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In the loop

In the Loop is our monthly newsletter, sharing our own news as well as some of the stories we've tweeted in the last month.

Tactical Tech news and events

Tactical Tech releases, events, and press

Releases (3)

  • Two new reports on the use of data in elections in india and chile

    Written in collaboration with local partners, these two reports are part of a Tactical Tech series called The Influence Industry which looks at how, why and by what means data is used in poltical processes around the world.

    If you want to read more, you can head to our Our Data Our Selves website to explore the rest of the series.

  • New tactics guides on security-in-a-box

    Security-in-a-Box have just released six updated English Tactics Guides on themes such as protecting yourself from malware attacks, maintaining strong passwords and using your smart phone securely. The Tactic Guides provide general advice about digital security. Later this year there will be a guide on how to 'Protect the Sensitive Files on Your Device' and 30 translated Tactics Guides in Spanish, Russian, Arabic and Bahasa Indonesia. On the website you'll also find 125 Tool Guides that were updated and translated last year, that walk visitors through the process of installing, configuring and using specific, free and open-source digital security tools.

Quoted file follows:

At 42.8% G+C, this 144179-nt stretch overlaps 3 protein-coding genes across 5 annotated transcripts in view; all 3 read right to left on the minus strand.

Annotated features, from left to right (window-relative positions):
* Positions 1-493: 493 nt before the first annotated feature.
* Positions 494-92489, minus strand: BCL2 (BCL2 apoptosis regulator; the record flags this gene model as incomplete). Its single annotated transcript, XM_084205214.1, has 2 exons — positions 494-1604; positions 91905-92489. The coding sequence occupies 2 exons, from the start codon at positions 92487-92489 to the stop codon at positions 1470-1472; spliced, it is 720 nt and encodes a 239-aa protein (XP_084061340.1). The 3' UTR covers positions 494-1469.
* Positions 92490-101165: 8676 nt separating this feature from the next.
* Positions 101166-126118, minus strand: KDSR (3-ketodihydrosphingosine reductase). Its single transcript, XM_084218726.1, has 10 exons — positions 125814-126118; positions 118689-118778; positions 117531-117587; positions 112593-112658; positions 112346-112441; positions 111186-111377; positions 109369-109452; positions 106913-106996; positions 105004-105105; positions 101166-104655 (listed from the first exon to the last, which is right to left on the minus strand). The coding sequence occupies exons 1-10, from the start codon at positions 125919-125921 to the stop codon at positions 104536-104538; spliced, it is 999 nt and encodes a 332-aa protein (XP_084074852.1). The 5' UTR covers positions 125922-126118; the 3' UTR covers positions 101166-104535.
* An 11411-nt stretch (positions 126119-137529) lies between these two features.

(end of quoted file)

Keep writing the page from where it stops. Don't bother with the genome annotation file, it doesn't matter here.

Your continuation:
• Open calls closing this month

    PROTOTYPE FUND APPLICATIONS OPEN - The fifth call for The Prototype Fund is open for applications. This time, the focus is on Machine Learning and other future technologies, and they're looking specifically for open source tools that foster Artificial Intelligence or other emerging technologies. They also fund projects from other fields of civic tech, data literacy, software infrastructure and data security. Applicants can be developers and small teams that have their residence in Germany. Projects must be Open Source and can receive up to 47,500 Euro. Apply by 30 September by answering eight short questions.

    (UN-)LEARNING PLACE: OPEN CALL - Parallel to the launch of Haus der Kulteren der Welt (Berlin) new long-term project "Das Neue Alphabet", the (Un-)Learning Place will search for new methods of learning and unlearning. Graduate students, activists, authors and others can now apply to test new forms of resistance against classification and ordering systems. In partnership with Tactical Tech, Each One Teach One (EOTO) e.V., Raumlaborberlin,Fehras Publishing Practices, diffrakt : zentrum für theoretische peripherie, and others. Application deadline: 15 September 2018.

Events (2)

  • Das ist netzpolitik! berlin, 21 september

    This month is the fifth annual conference from digital rights organisation Netz Politik, tackling major upcoming issues and challenges for digital rights in Germany and Europe. (ticketed)

  • Where can you find the glass room experience in september?

    Our travelling exhibition on data and privacy is being hosted around the world this year. Here's where you can find it in September:

    To host your own head to // follow our instagram

Press and media (2)

  • Gender justice activists are organising against online violence - and they need your support